BIO Asks Congress to Support Investment in Biofuels and Renewable Energy</a>
WASHINGTON, D.C. (July 30, 2007) – “Comprehensive energy legislation must have a meaningful tax title that addresses the needs of clean and advanced energy technology industries that are working to increase domestic energy production and reduce America’s dependence on foreign oil.” That is the strong message contained in a letter to Senators sent today by the Biotechnology Industry Organization (BIO) and 17 renewable energy advocacy groups.
The letter asks Senators to support energy tax legislation similar to the Energy Advancement and Investment Act of 2007, approved by the Senate Committee on Finance on a bipartisan basis in June. Though Committee Chairman Max Baucus (D-Mont.) and Ranking Member Charles Grassley (R-Iowa) offered that tax proposal as an amendment to the Renewable Fuels, Consumer Protection, and Energy Efficiency Act of 2007, the Senate failed to include it in final passage.
Brent Erickson, executive vice president of BIO’s Industrial and Environmental Section, said, “Congress and President Bush have set ambitious goals to reduce both greenhouse gas emissions and U.S. reliance on imported oil through increased use of clean, renewable energy. To produce the volumes of biofuels needed to achieve these goals, we must encourage construction of large-scale commercial facilities, producing 100 million gallons or more. There will be considerable business risk for the pioneering companies who build these modern biorefineries. Congress must help ensure that these risks are reduced so that we can meet the goals.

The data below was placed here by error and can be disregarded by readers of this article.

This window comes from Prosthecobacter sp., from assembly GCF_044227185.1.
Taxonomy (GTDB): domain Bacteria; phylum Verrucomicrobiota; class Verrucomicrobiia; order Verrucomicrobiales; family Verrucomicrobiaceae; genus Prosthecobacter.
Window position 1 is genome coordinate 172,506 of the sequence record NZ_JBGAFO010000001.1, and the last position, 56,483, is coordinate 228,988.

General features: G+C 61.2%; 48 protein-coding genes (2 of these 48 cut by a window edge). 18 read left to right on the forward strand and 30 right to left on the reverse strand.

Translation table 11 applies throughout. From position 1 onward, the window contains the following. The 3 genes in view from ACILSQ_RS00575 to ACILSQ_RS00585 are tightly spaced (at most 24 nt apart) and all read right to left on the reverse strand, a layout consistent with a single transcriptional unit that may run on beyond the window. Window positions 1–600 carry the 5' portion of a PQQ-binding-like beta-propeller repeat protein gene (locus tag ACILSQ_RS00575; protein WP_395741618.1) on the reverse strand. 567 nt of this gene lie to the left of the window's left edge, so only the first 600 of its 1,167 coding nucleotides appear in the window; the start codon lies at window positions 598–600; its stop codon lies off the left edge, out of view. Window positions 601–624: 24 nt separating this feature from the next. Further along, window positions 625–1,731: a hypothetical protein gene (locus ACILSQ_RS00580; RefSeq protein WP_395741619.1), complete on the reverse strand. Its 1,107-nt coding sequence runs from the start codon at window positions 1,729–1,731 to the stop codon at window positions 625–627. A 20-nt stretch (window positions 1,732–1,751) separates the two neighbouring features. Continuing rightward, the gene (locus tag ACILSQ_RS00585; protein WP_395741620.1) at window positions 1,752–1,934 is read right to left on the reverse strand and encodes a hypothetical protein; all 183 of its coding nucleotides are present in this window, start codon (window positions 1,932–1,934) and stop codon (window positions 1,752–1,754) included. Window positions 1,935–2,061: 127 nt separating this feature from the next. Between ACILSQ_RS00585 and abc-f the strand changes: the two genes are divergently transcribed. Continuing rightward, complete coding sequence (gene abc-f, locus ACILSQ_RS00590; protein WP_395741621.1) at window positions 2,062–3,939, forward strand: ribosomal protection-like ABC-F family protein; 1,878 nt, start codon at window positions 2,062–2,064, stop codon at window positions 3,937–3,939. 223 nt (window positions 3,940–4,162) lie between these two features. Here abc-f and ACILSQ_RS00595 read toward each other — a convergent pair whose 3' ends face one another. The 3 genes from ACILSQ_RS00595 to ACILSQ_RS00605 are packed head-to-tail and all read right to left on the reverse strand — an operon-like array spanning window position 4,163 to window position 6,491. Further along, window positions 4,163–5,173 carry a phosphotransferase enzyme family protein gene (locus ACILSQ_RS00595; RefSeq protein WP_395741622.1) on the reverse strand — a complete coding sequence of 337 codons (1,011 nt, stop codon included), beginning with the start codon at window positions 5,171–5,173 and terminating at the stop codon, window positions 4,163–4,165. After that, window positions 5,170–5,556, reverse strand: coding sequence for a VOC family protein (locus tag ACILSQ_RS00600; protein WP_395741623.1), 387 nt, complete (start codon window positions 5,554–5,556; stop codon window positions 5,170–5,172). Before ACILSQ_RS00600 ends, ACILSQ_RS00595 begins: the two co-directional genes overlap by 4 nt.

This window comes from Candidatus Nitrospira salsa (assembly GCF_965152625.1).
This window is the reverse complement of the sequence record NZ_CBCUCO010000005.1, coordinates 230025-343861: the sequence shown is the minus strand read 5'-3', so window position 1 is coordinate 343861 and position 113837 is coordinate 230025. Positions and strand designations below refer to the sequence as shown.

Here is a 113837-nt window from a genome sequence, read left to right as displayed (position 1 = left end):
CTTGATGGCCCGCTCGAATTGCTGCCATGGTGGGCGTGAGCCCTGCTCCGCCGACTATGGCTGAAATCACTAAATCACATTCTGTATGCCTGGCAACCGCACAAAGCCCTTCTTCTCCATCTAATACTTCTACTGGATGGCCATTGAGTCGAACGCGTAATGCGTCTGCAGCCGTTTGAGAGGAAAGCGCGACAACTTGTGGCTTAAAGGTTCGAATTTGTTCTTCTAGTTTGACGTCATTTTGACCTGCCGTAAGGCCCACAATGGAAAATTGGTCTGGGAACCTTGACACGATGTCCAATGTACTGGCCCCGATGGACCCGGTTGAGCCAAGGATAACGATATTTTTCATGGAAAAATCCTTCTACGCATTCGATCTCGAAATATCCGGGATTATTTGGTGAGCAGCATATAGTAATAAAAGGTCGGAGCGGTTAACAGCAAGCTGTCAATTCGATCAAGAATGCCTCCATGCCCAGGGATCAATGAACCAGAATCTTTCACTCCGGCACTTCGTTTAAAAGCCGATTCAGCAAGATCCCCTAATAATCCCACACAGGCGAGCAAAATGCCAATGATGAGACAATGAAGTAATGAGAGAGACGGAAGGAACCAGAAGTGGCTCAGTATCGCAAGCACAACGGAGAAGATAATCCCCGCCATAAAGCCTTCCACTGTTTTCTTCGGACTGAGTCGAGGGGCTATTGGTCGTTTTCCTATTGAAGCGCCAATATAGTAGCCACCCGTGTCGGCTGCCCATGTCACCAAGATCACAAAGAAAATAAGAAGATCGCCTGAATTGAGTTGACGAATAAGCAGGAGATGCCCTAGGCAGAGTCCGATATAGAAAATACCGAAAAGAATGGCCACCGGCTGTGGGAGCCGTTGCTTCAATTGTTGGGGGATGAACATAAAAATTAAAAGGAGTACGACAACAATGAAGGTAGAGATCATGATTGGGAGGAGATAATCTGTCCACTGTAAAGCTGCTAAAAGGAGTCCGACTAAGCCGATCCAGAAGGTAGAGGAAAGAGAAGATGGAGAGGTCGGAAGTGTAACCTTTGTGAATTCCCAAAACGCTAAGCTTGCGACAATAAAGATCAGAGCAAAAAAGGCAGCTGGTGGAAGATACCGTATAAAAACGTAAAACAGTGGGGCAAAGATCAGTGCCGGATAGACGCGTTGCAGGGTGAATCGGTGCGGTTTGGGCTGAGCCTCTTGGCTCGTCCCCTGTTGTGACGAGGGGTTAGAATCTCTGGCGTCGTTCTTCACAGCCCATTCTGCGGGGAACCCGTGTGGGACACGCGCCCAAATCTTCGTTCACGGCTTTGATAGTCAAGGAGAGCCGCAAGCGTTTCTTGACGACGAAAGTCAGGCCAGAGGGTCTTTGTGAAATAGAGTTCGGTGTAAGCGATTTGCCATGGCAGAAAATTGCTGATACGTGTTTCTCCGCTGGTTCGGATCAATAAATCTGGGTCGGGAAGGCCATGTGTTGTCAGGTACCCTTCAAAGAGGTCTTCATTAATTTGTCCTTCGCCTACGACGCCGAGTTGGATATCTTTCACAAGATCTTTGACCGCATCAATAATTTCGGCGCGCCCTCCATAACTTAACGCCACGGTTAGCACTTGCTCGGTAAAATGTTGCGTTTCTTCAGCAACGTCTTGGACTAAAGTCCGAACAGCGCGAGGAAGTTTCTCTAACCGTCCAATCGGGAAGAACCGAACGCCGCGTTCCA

“Innovative companies around the country are right now planning to build biorefineries to bring cellulosic ethanol to the pump. BIO has long advocated a tax incentive such as that proposed by Senators Baucus and Grassley to help these pioneer producers overcome the increased risk associated with bringing cellulosic biofuels to the marketplace. Continued investment in research and development that includes construction of demonstration facilities also is necessary to improve technologies to produce biofuels. The Senate Finance Committee passed this energy tax bill with bipartisan support. Let’s hope, in the interest of changing our energy mix, that the full Congress can pass this legislation this year.”
BIO supports the production of biofuels from all feedstocks. With ongoing advances in biotechnology, biofuels can help America meet nearly half its transportation-fuel needs by the middle of this century.
For a copy of the letter sent to Senators, please visit http://bio.org/ind/biofuel/RenewableCoalitionLetter_073007.pdf.
BIO represents more than 1,100 biotechnology companies, academic institutions, state biotechnology centers and related organizations across the United States and 31 other nations. BIO members are involved in the research and development of healthcare, agricultural, industrial and environmental biotechnology products.